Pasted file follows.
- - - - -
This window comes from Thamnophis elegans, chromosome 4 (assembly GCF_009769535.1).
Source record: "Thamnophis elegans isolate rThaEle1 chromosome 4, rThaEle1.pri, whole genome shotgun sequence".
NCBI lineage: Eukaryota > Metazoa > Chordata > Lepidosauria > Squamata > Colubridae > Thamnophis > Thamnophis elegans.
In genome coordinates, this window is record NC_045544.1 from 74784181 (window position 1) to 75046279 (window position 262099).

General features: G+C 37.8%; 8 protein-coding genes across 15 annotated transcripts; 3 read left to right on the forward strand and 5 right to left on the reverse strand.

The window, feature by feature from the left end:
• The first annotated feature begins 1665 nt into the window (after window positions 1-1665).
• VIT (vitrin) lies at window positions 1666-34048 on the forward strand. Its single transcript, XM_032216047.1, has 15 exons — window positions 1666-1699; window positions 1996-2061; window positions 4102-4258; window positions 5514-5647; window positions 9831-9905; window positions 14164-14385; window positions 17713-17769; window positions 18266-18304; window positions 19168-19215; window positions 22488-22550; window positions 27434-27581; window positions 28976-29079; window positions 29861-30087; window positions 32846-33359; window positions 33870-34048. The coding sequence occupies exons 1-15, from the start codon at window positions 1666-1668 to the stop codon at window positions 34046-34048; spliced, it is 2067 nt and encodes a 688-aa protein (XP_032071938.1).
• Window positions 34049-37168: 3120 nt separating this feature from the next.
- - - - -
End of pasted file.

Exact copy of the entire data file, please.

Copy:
This window comes from Thamnophis elegans, chromosome 4 (assembly GCF_009769535.1).
Source record: "Thamnophis elegans isolate rThaEle1 chromosome 4, rThaEle1.pri, whole genome shotgun sequence".
NCBI lineage: Eukaryota > Metazoa > Chordata > Lepidosauria > Squamata > Colubridae > Thamnophis > Thamnophis elegans.
In genome coordinates, this window is record NC_045544.1 from 74784181 (window position 1) to 75046279 (window position 262099).

General features: G+C 37.8%; 8 protein-coding genes across 15 annotated transcripts; 3 read left to right on the forward strand and 5 right to left on the reverse strand.

The window, feature by feature from the left end:
• The first annotated feature begins 1665 nt into the window (after window positions 1-1665).
• VIT (vitrin) lies at window positions 1666-34048 on the forward strand. Its single transcript, XM_032216047.1, has 15 exons — window positions 1666-1699; window positions 1996-2061; window positions 4102-4258; window positions 5514-5647; window positions 9831-9905; window positions 14164-14385; window positions 17713-17769; window positions 18266-18304; window positions 19168-19215; window positions 22488-22550; window positions 27434-27581; window positions 28976-29079; window positions 29861-30087; window positions 32846-33359; window positions 33870-34048. The coding sequence occupies exons 1-15, from the start codon at window positions 1666-1668 to the stop codon at window positions 34046-34048; spliced, it is 2067 nt and encodes a 688-aa protein (XP_032071938.1).
• Window positions 34049-37168: 3120 nt separating this feature from the next.